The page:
of Zimbabwe (RBZ) had asked the major oil companies present

in Zimbabwe to provide lines of credit for fuel imports to

help with fuel shortages. He said the RBZ was also

advocating increased dollarization of the sector as another

partial solution. In that regard, he noted that the GOZ was

in the process of changing the laws to allow the use of

dollars for purchases inside Zimbabwe. Caltex and the other

majors planned to concentrate their business on hard currency

stations, an approach Karambani acknowledged would result in

a two-tier system. Regular stations would sell fuel to the

general public at the subsidized price but would have no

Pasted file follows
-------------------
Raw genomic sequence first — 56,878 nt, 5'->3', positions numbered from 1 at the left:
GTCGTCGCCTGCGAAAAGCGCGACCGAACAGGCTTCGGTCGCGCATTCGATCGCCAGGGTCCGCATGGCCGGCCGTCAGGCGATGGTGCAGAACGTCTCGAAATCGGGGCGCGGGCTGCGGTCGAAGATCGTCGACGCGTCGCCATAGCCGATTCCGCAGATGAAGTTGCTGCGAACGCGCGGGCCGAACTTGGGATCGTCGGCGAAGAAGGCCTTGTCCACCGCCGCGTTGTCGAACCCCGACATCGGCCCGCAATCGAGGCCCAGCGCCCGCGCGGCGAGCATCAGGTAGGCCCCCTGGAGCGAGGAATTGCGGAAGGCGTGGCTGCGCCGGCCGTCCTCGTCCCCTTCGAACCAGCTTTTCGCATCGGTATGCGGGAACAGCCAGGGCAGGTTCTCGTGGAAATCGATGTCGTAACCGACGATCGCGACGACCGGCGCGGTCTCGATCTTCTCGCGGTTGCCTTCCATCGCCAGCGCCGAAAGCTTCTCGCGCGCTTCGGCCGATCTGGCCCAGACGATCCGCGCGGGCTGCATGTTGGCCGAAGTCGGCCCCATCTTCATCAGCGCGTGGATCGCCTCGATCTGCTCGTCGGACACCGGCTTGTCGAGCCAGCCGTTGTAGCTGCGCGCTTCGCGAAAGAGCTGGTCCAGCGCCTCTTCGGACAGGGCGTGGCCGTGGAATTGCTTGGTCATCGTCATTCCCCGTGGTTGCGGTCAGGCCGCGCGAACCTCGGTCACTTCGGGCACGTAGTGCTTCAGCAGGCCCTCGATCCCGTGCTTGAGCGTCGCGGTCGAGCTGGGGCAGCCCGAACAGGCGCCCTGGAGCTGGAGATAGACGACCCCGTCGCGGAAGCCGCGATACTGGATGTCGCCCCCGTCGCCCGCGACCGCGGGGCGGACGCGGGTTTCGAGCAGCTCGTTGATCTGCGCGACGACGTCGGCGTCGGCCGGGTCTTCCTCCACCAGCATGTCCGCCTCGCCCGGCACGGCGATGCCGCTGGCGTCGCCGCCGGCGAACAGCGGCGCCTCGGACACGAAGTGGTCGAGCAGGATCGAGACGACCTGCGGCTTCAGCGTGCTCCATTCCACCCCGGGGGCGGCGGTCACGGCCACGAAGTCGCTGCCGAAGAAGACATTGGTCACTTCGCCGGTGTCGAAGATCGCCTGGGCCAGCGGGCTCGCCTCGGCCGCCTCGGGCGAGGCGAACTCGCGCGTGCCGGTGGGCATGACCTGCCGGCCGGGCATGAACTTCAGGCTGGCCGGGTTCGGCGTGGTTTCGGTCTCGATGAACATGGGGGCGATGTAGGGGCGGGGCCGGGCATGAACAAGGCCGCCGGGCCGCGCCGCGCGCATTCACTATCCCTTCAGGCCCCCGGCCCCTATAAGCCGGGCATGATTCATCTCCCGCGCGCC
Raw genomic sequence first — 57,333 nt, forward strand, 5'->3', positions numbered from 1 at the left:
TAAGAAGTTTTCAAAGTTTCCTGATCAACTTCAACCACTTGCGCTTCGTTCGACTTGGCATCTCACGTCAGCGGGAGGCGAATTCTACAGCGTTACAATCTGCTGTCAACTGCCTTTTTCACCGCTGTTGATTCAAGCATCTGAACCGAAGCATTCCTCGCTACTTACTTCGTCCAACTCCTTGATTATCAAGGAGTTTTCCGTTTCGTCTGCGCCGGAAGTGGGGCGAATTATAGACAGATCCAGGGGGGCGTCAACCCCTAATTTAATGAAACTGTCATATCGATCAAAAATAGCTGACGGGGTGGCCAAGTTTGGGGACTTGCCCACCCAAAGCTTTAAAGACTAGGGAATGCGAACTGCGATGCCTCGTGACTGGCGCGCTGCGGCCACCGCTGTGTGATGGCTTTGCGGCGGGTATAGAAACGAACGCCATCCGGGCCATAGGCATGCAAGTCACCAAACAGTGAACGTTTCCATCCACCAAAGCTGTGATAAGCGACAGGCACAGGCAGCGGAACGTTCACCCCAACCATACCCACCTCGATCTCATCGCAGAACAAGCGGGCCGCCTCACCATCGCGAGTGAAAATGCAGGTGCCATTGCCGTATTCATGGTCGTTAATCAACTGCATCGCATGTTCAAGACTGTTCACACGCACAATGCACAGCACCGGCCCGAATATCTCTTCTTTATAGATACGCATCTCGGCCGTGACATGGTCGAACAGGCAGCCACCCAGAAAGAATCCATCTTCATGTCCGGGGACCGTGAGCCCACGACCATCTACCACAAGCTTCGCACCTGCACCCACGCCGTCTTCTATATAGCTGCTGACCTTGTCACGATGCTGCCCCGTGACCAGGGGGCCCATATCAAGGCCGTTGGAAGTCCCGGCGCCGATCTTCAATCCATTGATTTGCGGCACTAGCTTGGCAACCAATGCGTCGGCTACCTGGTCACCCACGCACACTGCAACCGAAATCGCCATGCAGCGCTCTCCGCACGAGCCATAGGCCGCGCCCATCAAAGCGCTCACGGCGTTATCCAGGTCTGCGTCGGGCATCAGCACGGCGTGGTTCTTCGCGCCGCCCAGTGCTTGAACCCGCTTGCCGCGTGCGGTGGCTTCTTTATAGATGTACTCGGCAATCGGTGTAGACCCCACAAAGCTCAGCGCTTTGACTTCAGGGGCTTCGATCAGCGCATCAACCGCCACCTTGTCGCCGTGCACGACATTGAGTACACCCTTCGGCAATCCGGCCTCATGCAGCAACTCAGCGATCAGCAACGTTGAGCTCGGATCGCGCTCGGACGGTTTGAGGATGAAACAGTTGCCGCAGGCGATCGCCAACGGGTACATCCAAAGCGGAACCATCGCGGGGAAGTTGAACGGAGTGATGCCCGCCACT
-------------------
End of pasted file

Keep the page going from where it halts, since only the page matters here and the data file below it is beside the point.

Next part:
supplies. The hard currency stations would have petrol that

those who had access to hard currency could purchase. End




Fuel Credit Lines



2. (C) Kambarami told the CDA that the Reserve Bank of

Zimbabwe (RBZ) had approached the major oil companies for

fuel credits. The RBZ had asked the companies to take a

&long-term8 view of their operations in Zimbabwe. The oil

companies were considering the request, which would establish

credit lines of $7-8 million from each of the four &majors8

in country: Caltex, Total, BP, and Shell. Kambarami said

Caltex, for its part, was committed to the Zimbabwean market

for the long-term and was likely to agree to the credit line.

He added that the companies would insist that they be

allowed to pass on the cost of the credit as a price



3. (C) Kambarami estimated Zimbabwe,s current fuel needs at

$50 million a month. In that regard, he said neither the

requested credit nor the proposed South African loan, of